As I stood there in Austin Cary Memorial Forest, trying to remember the scientific name of Fetterbush for a Forest Ecology class, something kept buzzing around my head. My group members were all in a similar situation, standing waist deep in Saw Palmettos and blackberry briers, and trying to recall scientific names. The buzzing continued around my head until I finally noticed a Yellow Jacket trying to land on my chest.
You stupid…get away…gah…dumb thing, are the usual thoughts as one tries in vain to shoo away a wasp. The key word here is A wasp. Just one.
|Photo taken from entnemdept.ufl.edu|
The following sting on the knuckle and emergence of a swarming Hymenopteran death cloud resulted in a slightly different response. The string of expletives that followed could make a drunken pirate blush. To add, my thrashing and near teleportation from the area sent my Forest Ecology group running out of the woods like a live mortar round had just landed nearby.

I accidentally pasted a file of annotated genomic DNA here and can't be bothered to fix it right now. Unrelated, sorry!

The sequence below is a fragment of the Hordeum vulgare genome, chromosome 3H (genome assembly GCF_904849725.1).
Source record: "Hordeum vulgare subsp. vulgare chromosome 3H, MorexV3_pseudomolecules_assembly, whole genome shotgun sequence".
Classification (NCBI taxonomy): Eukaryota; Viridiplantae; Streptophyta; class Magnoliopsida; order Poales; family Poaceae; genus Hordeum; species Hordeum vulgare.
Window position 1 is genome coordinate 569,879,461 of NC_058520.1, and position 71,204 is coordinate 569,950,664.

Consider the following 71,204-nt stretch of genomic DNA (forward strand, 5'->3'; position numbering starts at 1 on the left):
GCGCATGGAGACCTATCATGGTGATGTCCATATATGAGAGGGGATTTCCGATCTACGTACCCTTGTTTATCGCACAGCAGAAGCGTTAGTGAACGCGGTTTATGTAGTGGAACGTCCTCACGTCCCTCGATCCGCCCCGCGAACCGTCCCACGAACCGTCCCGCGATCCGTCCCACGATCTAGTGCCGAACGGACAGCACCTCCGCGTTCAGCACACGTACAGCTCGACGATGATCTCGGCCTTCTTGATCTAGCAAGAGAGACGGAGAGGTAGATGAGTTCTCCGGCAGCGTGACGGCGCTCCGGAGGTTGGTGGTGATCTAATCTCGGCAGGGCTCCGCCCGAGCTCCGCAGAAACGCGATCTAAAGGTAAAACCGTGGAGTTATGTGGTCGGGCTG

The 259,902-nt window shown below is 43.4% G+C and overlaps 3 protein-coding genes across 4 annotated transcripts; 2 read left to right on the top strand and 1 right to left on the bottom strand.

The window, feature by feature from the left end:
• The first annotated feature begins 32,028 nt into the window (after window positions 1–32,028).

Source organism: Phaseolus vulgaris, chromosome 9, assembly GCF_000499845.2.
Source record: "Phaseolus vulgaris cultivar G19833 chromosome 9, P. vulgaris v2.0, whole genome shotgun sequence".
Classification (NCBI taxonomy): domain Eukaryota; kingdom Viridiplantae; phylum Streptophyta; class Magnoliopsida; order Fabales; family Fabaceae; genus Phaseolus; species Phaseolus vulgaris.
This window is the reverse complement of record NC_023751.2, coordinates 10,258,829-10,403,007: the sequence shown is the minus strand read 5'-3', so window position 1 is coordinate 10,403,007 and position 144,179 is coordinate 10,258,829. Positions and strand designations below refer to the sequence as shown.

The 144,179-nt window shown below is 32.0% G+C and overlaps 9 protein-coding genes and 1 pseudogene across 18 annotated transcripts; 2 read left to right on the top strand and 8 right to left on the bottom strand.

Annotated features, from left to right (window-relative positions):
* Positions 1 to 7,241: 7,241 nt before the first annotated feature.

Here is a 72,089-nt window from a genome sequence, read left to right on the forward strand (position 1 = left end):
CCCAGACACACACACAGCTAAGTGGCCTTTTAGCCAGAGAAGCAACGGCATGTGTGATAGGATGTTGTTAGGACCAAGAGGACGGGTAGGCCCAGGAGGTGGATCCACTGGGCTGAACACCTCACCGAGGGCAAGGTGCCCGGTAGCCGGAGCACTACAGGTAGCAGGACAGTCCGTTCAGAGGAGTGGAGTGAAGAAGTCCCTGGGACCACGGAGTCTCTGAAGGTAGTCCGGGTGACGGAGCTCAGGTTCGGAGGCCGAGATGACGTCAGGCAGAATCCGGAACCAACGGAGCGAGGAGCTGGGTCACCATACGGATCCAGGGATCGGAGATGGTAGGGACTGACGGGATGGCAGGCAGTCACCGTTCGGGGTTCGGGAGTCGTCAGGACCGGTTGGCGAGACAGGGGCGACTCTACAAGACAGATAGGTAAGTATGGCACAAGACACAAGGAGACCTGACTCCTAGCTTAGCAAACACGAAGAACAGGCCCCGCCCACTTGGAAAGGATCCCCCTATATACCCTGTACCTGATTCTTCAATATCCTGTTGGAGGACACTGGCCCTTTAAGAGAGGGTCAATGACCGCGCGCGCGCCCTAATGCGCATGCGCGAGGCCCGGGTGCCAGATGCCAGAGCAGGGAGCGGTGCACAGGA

Yes, for the second time within a year, I’d found a Yellow Jacket nest. They nest in the ground and I managed to stand right on top of it. Luckily (I guess), I was the only person who’d been stung. We soon picked a new area to do our survey, and I used some ice I still had in a cup to help with the swelling on my knuckle. Also, I didn’t get stung as badly as I did over the summer. That resulted in several nasty stings and me running a few hundred yards before I finally escaped.
Getting stung can obviously be avoided. It’s just important to watch where you’re going and what you’re doing. I thank God that I’m not allergic to them. One of the guys in my Forest Ecology group is allergic and had -he- been the one to step on the nest, the outcome would have been much more serious.
I realized that I literally have -no- photos of bees or wasps. They’re generally something I don’t hang out around very often, and certainly not long enough to snap a picture. I’m certain I’ll run into plenty more in the future, but I hope they’re one at a time. Two nests within one year are two too many.